World
Mother sentenced to hang won’t be freed - Sudan
Publish Date: Jun 02, 2014
Mother sentenced to hang won’t be freed - Sudan
Meriam Yahia Ibrahim Ishag and husband Daniel Wani pictured on their wedding day.
  • mail
  • img
newvision

SUDAN denied on Sunday a Christian Sudanese woman sentenced to hang for apostasy would be freed soon, saying quotes attributed to a foreign ministry official had been taken out of context.

Meriam Yahia Ibrahim Ishag was sentenced to death on May 15 under the Islamic sharia law that has been in place since 1983 and outlaws conversions under pain of death.

Abdullah al-Azraq, a foreign ministry under-secretary, told AFP and other media outlets on Saturday that Ishag "will be freed within days in line with legal procedure that will be taken by the judiciary and the ministry of justice."

But the foreign ministry said the release of the 27-year-old, who gave birth to a baby girl in prison on Tuesday, depended on whether a court accepted an appeal request made by her defence team.

A ministry statement said Azraq actually told media on Saturday "that the defence team of the concerned citizen has appealed the verdict ... and if the appeals court rules in her favour, she will be released."

Azraq said "the government does not interfere in the work of the judiciary because it is an independent body," the ministry added.

"Some media took what the undersecretary said out of context, changing the meaning of what he said."

After Azraq's comment Saturday, Ishag's husband, Daniel Wani, told AFP he did not believe she would be freed.

"No one has contacted me and I don't think it will happen. We have submitted an appeal but they have not looked at it yet, so how is it that they will release her?" he said.

Daniel Wani carrying his newborn daughter Maya at the women’s prison in Khartoum's twin city of Omdurman. AFP Photo

Ishag's lawyer Mohannad Mustapha had expressed doubts she would be released or that charges against her would be dropped.

"The only party who can do that is the appeals court but I am not sure that they have the full case file," he said on Saturday.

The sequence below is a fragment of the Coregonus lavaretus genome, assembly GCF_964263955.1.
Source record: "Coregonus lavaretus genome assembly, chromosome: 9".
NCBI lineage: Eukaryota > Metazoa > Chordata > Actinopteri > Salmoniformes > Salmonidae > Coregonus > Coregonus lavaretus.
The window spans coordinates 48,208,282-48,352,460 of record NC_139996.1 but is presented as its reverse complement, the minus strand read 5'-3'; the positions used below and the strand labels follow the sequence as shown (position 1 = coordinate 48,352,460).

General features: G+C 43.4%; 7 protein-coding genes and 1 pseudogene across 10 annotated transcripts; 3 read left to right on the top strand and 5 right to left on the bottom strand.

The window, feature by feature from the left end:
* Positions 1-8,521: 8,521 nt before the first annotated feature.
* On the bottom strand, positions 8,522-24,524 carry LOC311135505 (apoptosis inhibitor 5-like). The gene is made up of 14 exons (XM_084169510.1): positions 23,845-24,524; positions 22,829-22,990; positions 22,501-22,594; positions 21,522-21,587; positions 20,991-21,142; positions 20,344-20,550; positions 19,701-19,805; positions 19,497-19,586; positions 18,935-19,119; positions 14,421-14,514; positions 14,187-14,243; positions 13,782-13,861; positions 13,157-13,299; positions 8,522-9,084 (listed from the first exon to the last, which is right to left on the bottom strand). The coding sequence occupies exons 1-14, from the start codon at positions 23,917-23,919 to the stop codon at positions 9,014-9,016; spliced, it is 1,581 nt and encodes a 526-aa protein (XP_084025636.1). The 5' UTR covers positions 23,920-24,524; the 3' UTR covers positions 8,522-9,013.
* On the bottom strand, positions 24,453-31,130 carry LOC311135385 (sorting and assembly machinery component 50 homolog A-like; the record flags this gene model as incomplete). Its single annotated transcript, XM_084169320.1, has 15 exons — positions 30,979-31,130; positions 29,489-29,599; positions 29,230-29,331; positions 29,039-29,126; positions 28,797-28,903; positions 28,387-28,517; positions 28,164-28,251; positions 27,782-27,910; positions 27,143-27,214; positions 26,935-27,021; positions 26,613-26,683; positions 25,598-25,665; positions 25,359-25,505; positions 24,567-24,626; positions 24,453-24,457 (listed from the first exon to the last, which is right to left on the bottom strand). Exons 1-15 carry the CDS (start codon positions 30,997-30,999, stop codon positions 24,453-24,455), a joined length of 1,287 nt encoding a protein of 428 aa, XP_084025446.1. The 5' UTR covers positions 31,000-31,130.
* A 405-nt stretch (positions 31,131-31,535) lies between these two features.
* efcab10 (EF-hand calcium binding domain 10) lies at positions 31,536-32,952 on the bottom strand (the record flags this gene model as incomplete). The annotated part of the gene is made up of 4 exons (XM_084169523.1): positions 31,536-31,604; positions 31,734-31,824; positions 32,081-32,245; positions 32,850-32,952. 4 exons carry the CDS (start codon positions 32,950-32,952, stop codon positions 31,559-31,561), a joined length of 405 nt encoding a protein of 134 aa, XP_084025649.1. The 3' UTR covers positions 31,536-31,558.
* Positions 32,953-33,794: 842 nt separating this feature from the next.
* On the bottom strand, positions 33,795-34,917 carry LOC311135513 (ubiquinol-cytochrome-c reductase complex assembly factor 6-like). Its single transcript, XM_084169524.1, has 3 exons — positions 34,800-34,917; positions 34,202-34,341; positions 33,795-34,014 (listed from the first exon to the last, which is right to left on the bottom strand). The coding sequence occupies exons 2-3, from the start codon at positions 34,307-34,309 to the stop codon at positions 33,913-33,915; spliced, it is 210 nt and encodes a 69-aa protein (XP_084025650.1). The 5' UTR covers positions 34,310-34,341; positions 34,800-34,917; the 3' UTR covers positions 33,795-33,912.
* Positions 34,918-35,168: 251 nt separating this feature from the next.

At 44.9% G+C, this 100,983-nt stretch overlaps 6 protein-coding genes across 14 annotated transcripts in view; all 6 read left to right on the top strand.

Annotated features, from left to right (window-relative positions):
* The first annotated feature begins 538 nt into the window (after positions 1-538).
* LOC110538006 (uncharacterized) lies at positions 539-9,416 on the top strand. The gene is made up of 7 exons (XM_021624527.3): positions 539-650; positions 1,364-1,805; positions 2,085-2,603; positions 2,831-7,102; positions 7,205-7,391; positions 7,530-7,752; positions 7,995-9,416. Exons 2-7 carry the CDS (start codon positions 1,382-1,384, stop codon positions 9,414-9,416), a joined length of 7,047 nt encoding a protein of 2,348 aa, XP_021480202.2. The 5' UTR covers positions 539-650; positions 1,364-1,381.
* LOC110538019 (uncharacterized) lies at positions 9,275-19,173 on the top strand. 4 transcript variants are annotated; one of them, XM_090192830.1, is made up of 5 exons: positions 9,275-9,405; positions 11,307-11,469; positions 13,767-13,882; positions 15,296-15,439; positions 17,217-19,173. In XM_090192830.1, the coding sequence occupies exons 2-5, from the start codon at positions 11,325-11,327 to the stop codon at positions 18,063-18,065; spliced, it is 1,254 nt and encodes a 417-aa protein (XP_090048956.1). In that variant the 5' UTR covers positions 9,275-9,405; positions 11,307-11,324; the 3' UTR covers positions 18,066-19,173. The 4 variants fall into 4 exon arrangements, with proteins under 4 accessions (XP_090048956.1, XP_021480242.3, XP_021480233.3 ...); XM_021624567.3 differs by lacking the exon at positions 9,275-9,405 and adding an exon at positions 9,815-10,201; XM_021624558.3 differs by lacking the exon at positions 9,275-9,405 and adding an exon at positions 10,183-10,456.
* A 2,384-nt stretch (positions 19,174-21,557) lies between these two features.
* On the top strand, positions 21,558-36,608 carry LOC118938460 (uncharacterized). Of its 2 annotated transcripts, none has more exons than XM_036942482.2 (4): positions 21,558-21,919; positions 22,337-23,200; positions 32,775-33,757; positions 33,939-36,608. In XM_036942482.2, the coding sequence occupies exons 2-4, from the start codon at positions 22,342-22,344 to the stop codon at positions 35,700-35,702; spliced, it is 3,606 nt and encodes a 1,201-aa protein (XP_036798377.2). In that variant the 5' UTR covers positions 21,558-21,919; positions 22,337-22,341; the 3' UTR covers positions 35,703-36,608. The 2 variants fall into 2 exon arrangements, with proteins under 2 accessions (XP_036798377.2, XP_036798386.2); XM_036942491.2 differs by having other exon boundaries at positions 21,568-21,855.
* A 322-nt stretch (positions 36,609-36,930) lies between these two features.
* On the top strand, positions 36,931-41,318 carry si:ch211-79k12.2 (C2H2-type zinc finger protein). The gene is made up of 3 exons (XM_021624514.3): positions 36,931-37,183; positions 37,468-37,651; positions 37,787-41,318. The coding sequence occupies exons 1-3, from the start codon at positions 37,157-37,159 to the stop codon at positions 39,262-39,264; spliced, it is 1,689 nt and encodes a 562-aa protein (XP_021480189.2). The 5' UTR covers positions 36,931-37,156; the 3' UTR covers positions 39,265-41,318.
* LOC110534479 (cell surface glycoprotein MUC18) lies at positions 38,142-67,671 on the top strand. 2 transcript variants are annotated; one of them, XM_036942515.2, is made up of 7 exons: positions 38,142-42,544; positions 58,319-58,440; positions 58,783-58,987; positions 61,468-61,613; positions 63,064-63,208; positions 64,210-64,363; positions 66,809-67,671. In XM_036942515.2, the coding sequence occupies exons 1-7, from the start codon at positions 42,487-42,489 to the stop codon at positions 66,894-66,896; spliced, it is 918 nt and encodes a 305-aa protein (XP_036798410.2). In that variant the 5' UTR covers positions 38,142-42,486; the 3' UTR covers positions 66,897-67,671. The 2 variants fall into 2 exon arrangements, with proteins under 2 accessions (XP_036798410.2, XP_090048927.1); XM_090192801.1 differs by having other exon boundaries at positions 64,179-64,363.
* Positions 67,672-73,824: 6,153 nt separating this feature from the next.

Earlier this week, Mustapha said a hearing that was due to take place on Wednesday was postponed because the file was incomplete.

Ishag was born to a Muslim father but said during her trial she had never been a Muslim herself.

The court gave her three days to "recant" her faith and when she refused, Ishag was handed the death penalty and sentenced to 100 lashes for "adultery".

Under Sudan's interpretation of sharia, a Muslim woman cannot marry a non-Muslim man, and any such relationship is regarded as adulterous.

Her case sparked international condemnation, with British Prime Minister David Cameron denouncing the "barbaric" sentence.

Wani, a US citizen, visited Ishag and the baby on Thursday after being denied access earlier in the week and said that both were in good health.

AFP

The statements, comments, or opinions expressed through the use of New Vision Online are those of their respective authors, who are solely responsible for them, and do not necessarily represent the views held by the staff and management of New Vision Online.

New Vision Online reserves the right to moderate, publish or delete a post without warning or consultation with the author.Find out why we moderate comments. For any questions please contact digital@newvision.co.ug

  • mail
  • img
blog comments powered by Disqus
Also In This Section
Australia moves towards referendum on Aboriginal recognition
Australia moved closer to recognising Aboriginal people in its constitution Monday after talks with indigenous leaders....
Shock as Greece finance minister resigns
Greece''s Finance Minister Yanis Varoufakis says he is resigning, in a shock announcement despite the government having secured a resounding victory....
Pope Francis to focus on poor in S. America trip
Pope Francis makes his first South American trip in two years Sunday, for an eight-day tour of Ecuador, Bolivia and Paraguay....
Libya magnet for jihadists from Tunisia and beyond
Lawless Libya has become a magnet for radical militants who receive weapons training in jihadist camps before launching deadly attacks in other countries, like last week''s beach massacre in Tunisia....
A French judicial probe has found a series of "tragic" errors caused an Air Algerie plane to crash in the Malian desert last year....
Mass killings may be contagious - US study
Mass killings in the US may be contagious, according to a study that found each deadly tragedy can increase the likelihood that another will soon follow....
Do you think Ugandan graduates are the worst in the region?
Yes
No
Can't Say
follow us
subscribe to our news letter